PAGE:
The effect of capital gains taxation on home sales: Evidence from the Taxpayer Relief Act of 1997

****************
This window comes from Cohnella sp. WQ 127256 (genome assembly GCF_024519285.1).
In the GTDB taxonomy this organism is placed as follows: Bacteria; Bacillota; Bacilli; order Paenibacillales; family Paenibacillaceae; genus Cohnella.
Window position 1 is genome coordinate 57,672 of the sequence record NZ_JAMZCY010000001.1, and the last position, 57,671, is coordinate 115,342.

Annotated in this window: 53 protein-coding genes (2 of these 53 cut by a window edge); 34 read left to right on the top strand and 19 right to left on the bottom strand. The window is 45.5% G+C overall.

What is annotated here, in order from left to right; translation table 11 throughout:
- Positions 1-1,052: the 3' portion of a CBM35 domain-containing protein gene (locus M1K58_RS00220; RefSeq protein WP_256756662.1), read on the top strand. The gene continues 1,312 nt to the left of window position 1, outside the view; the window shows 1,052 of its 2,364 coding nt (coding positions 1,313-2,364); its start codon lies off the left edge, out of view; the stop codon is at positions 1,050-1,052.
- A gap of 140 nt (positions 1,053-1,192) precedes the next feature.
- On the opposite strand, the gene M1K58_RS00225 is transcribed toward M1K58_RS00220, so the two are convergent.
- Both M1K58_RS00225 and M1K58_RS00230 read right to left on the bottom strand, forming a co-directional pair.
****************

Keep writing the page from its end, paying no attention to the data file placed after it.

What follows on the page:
The Taxpayer Relief Act of 1997 (TRA97) significantly changed the tax treatment of housing capital gains in the United States. Before 1997, homeowners were subject to capital gains taxation when they sold their houses unless they purchased replacement homes of equal or greater value. Since 1997, homeowners can exclude capital gains of $500,000 (or $250,000 for single filers) when they sell their houses. Such dramatic changes provide a good opportunity to study the lock-in effect of capital gains taxation on home sales. Using 1982–2008 transaction data on single-family houses in 16 affluent towns within the Boston metropolitan area, I find that TRA97 reversed the lock-in effect of capital gains taxes on houses with low and moderate capital gains. Specifically, the semiannual sales rate of houses with positive gains up to $500,000 increased by 0.40–0.62 percentage points after TRA97, representing a 19–24% increase from the pre-TRA97 baseline sales rate. In contrast, I do not find TRA97 to have a significant effect on houses with gains above $500,000. Moreover, the short-term effect of TRA97 is much larger than the long-term effect, suggesting that many previously locked-in homeowners took advantage of the exclusions immediately after TRA97. In addition, I exploit the 2001 and 2003 legislative changes in the capital gains tax rate to estimate the tax elasticity of home sales during the post-TRA97 period. The estimation results suggest that a $10,000 increase in capital gains taxes reduces the semiannual home sales rate by about 0.1–0.2 percentage points, or 6–13% from the post-TRA97 average sales rate.
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